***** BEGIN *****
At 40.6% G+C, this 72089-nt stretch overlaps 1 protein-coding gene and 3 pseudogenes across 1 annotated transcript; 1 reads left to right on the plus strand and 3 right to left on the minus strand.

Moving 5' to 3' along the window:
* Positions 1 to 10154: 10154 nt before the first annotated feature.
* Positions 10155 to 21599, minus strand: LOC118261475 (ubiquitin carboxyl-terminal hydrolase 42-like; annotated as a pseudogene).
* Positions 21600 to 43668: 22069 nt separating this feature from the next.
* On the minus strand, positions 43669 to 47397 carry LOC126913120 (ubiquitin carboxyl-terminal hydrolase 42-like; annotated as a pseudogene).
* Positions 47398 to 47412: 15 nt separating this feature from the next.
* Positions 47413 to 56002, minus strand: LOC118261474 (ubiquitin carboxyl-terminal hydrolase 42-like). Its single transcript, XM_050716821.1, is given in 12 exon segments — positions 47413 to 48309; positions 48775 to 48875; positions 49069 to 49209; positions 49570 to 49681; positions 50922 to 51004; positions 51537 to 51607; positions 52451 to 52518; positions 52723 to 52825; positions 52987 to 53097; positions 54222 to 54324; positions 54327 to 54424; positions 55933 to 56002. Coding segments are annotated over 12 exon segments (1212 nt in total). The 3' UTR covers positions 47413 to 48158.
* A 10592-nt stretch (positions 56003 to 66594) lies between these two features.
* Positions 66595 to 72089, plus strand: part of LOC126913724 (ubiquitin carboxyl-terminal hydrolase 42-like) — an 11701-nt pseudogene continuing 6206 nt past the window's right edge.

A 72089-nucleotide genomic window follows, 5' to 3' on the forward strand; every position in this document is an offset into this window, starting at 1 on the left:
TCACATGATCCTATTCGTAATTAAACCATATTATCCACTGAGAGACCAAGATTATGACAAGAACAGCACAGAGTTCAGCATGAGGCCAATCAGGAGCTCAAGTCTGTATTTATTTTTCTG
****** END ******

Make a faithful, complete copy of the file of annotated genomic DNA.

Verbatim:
At 40.6% G+C, this 72089-nt stretch overlaps 1 protein-coding gene and 3 pseudogenes across 1 annotated transcript; 1 reads left to right on the plus strand and 3 right to left on the minus strand.

Moving 5' to 3' along the window:
* Positions 1 to 10154: 10154 nt before the first annotated feature.
* Positions 10155 to 21599, minus strand: LOC118261475 (ubiquitin carboxyl-terminal hydrolase 42-like; annotated as a pseudogene).
* Positions 21600 to 43668: 22069 nt separating this feature from the next.
* On the minus strand, positions 43669 to 47397 carry LOC126913120 (ubiquitin carboxyl-terminal hydrolase 42-like; annotated as a pseudogene).
* Positions 47398 to 47412: 15 nt separating this feature from the next.
* Positions 47413 to 56002, minus strand: LOC118261474 (ubiquitin carboxyl-terminal hydrolase 42-like). Its single transcript, XM_050716821.1, is given in 12 exon segments — positions 47413 to 48309; positions 48775 to 48875; positions 49069 to 49209; positions 49570 to 49681; positions 50922 to 51004; positions 51537 to 51607; positions 52451 to 52518; positions 52723 to 52825; positions 52987 to 53097; positions 54222 to 54324; positions 54327 to 54424; positions 55933 to 56002. Coding segments are annotated over 12 exon segments (1212 nt in total). The 3' UTR covers positions 47413 to 48158.
* A 10592-nt stretch (positions 56003 to 66594) lies between these two features.
* Positions 66595 to 72089, plus strand: part of LOC126913724 (ubiquitin carboxyl-terminal hydrolase 42-like) — an 11701-nt pseudogene continuing 6206 nt past the window's right edge.

A 72089-nucleotide genomic window follows, 5' to 3' on the forward strand; every position in this document is an offset into this window, starting at 1 on the left:
TCACATGATCCTATTCGTAATTAAACCATATTATCCACTGAGAGACCAAGATTATGACAAGAACAGCACAGAGTTCAGCATGAGGCCAATCAGGAGCTCAAGTCTGTATTTATTTTTCTG